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Category archives for Environment

Hair Bands and Giant Trousers: A Lesson in How Little I Know About Bees

This article is brought to you by the International League of Conservation Photographers (iLCP). Read our other articles on the National Geographic Voices blog featuring the work of our iLCP Fellow Photographers all around the world. Text and photos by Clay Bolt, Fellow at the International League of Conservation Photographers. www.claybolt.com / www.beautifulbees.org For months I have been…

Rapa Expedition: Surrounded by Sharks at Last

After days of diving on fairly fishless reefs, the Pristine Seas team gets a thrill encountering large numbers of sharks swarming around soaring coral towers.

Elusive Wolverine Caught on Camera

Nicknamed “the devil bear” for its fierce disposition, wolverines are tenacious predators. Photographing the animal was a mixture of luck and perseverance for photographer Peter Mather, who spent a month trying to capture an image of one in the Canadian Yukon.

Rapa Expedition: Gone Fishin’ … With Rocks

The Hanse Explorer has arrived at Rapa Iti, the site of the latest National Geographic Pristine Seas expedition. In order to understand fishing and food from a local perspective, Expedition Leader Paul Rose elected to go on a fishing trip with Rapa fisherman, and the experience was eye-opening. Fishing in Rapa’s waters is quite a unique experience. Rapa’s clever, traditional…

Pancake Sharks – The Cousins are in Trouble

Reversing overfishing, climate change, and population growth can seem insurmountable. Safina Center Fellows strive to amplify the global conservation discussion and, in targeted ways and places, overcome some of these obstacles. They bring a wide range of skills, engaging in every way from primary research to policy to popular media. They make a difference. Where the rubber…

C40’s Mark Watts: Can Cities Carry the Weight of the World?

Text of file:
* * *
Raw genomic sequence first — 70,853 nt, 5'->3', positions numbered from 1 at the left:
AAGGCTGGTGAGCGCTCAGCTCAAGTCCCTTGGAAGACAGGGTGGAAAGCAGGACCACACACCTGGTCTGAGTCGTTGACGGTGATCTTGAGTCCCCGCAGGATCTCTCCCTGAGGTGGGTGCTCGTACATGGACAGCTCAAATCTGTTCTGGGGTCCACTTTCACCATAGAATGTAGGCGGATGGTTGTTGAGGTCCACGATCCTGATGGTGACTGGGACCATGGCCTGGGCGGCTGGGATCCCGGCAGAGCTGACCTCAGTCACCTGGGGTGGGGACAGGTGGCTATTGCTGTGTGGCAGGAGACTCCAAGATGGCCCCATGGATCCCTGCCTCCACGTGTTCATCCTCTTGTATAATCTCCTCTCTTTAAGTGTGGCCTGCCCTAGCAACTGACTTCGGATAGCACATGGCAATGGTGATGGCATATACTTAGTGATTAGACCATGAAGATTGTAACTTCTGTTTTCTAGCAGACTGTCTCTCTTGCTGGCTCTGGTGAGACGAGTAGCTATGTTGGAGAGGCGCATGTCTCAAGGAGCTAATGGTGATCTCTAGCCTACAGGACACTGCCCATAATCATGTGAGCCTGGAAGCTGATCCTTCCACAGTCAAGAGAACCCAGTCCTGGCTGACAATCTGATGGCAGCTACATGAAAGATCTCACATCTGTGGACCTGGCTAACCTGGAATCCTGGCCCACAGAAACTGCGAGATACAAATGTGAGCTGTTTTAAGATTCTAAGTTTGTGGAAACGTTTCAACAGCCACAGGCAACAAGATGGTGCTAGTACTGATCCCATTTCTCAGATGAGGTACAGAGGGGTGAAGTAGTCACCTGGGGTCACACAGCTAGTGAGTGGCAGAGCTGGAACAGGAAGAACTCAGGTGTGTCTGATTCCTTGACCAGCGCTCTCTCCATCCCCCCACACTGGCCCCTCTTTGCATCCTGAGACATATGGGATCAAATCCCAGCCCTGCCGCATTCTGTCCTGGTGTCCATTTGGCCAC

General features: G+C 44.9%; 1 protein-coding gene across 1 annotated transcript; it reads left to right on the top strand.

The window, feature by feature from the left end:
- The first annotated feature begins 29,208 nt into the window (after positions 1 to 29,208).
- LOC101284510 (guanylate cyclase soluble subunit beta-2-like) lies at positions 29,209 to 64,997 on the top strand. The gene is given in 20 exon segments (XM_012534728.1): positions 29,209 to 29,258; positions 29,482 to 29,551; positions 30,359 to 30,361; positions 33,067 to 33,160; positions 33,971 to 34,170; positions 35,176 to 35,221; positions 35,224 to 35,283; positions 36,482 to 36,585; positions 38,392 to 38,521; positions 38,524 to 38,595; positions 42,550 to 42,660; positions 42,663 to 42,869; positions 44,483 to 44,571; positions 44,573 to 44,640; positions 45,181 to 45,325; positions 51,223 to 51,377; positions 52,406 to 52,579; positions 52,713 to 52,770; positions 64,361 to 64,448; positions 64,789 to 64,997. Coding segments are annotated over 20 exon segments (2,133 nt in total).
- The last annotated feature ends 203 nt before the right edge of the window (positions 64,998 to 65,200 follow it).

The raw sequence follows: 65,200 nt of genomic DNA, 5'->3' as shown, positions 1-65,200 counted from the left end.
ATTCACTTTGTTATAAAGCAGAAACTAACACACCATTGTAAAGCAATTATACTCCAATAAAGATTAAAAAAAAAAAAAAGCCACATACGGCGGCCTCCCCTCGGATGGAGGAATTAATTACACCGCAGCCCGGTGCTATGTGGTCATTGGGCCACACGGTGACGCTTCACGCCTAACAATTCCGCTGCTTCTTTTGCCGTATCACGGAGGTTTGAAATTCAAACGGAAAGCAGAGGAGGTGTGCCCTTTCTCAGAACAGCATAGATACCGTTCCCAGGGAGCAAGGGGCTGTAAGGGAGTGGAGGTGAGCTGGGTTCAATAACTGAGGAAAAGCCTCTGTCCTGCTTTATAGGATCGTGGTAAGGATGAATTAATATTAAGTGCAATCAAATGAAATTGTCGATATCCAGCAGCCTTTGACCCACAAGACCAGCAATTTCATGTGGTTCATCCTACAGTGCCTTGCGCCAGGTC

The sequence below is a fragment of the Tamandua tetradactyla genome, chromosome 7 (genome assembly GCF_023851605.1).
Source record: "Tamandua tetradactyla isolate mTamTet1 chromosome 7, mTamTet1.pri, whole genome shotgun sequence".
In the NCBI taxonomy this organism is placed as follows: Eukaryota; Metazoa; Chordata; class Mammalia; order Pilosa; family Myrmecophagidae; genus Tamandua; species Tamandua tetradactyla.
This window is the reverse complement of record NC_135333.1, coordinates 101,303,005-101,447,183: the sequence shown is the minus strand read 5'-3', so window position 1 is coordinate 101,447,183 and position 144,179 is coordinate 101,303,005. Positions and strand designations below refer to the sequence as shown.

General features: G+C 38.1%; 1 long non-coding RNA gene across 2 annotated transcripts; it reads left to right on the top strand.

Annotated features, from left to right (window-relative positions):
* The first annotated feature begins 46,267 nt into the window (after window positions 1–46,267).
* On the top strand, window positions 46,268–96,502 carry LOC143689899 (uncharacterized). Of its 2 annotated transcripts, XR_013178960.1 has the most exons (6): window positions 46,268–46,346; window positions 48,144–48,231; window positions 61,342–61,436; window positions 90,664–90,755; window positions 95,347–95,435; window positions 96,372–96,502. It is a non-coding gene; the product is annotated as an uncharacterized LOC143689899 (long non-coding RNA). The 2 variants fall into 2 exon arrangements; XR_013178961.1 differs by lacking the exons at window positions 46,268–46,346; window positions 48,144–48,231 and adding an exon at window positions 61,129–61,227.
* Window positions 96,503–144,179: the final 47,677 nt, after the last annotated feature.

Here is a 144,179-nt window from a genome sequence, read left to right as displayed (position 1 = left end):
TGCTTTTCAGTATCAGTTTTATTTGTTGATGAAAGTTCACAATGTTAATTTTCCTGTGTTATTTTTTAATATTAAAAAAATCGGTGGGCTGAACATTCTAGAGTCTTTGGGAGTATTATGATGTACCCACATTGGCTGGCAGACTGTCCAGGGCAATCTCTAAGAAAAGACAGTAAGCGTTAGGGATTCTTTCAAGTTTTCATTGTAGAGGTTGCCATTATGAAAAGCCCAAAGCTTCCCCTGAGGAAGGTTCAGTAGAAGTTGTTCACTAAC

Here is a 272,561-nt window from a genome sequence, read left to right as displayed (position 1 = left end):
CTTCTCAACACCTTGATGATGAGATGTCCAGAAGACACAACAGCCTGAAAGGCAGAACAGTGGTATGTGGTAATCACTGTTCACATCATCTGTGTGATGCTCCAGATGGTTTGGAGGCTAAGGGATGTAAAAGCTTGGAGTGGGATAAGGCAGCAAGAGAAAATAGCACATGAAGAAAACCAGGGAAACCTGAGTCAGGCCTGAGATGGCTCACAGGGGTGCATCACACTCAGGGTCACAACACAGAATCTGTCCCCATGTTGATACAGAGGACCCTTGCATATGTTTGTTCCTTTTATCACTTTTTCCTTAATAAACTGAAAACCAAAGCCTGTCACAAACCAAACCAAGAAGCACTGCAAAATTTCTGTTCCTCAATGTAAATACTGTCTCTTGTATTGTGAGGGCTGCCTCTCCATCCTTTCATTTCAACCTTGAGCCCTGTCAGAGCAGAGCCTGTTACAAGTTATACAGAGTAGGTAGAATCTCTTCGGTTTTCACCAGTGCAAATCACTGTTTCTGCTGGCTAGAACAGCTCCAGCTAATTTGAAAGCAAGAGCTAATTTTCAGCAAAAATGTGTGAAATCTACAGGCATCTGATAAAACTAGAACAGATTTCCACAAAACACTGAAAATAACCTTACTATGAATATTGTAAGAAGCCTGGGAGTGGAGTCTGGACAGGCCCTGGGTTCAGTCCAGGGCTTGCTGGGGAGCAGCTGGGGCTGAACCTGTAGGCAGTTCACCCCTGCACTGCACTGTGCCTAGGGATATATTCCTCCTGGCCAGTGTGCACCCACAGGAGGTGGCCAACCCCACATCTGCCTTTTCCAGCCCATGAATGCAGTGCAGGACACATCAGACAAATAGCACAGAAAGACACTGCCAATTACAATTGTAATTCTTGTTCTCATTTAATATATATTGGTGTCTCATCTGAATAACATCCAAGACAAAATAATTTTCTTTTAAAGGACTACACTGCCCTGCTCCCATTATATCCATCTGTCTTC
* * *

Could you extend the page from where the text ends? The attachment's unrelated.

Response Magazine, a publication of pre-eminent engineering firm Ramboll, recently included C40 Executive Director Mark Watts in both a feature story and exclusive Q&A. The issue focuses on resource optimization, particularly how city officials and other decision-makers can ensure an approach that will sustain future generations. In an article entitled “Call for Action: Cities Stepping…

Camera Trap Top 10

Adventurers and Scientists for Conservation works with lots of camera traps. They stay immobile, day and night, recording at the slightest hint of movement. Of the hundreds of one-minute camera trap videos we’ve collected, here are some of our favorite moments.

Rapa Expedition: Fish Finding Their Footing

The Pristine Seas Expedition gets its first dive in at Rapa, and brings us photos from beneath the waves of the far-flung island.

Rapa Expedition: An Ancient Secret for Protecting the Future

People have survived for centuries on the tiny island of Rapa, carefully managing their resources through an ancient system known as rahui. What lessons does it hold for the rest of the world today?

Corn Belt Pollution: Louisiana Shrimp And Oysters Pay The Price

By Meg Wilcox Senior Manager, Communications, Ceres The Croatian Pride pushes off the dock and cuts slowly through the grey Gulf of Mexico, its engine growling. The air hangs thick and steamy, and the movement of the 40-foot oyster boat brings relief as it breezes past marshy areas where blue herons stand sentinel. The boat’s…

Industrial-Scale Tiger Farms: Feeding China’s Thirst for Luxury Tiger Products

Young, healthy tigers jump through rings of fire, sit upright on cue, clawing at the air, and perform other well-choreographed circus tricks. Enthusiastic crowds cheer. After the show, some pay extra to hold small, cuddly cubs. But those who visit these tiger attractions in China have no idea of the suffering behind the scenes or the dark commerce that keeps them afloat.

Antarctica 2014: Success at Lewis Bay

Join Ken Sims as he tackles perilous ice-encrusted volcanoes in the attempt to study their geological past in Antarctica.

October 19, 2014: Creating Electricity From Food Waste, Arresting Poachers and More

This week on National Geographic Weekend radio, join host Boyd Matson and his guests as they unearth the habits of the world’s largest-ever carnivore, digest kitchen waste to cook dinner, eat like a 500 year old king, stalk Chernobyl’s ruins, trace tree rings’ roots, write a novel about elephants with a plot twist, kayak to protest dams, prosecute poachers in Mozambique, and see the unseen as a large format film.

Rapa Expedition: Off the Ship, Into the Jungle

With winds so strong the waterfalls were flowing upwards, the Pristine Seas crew lands at Rapa Iti and must hike the final miles to make it to the Island Council meeting for permission to begin the expedition.

CITES and confiscated elephant ivory and rhino horn – to destroy or not destroy?

Over the past 24 months we have seen a number of countries, including Belgium, Chad, China, Hong Kong SAR, China, Czech Republic, Gabon, France, Philippines, and the USA, destroy stockpiles of illegally traded elephant ivory and rhino horn that have been seized and confiscated. I have been invited by national CITES authorities to witness several…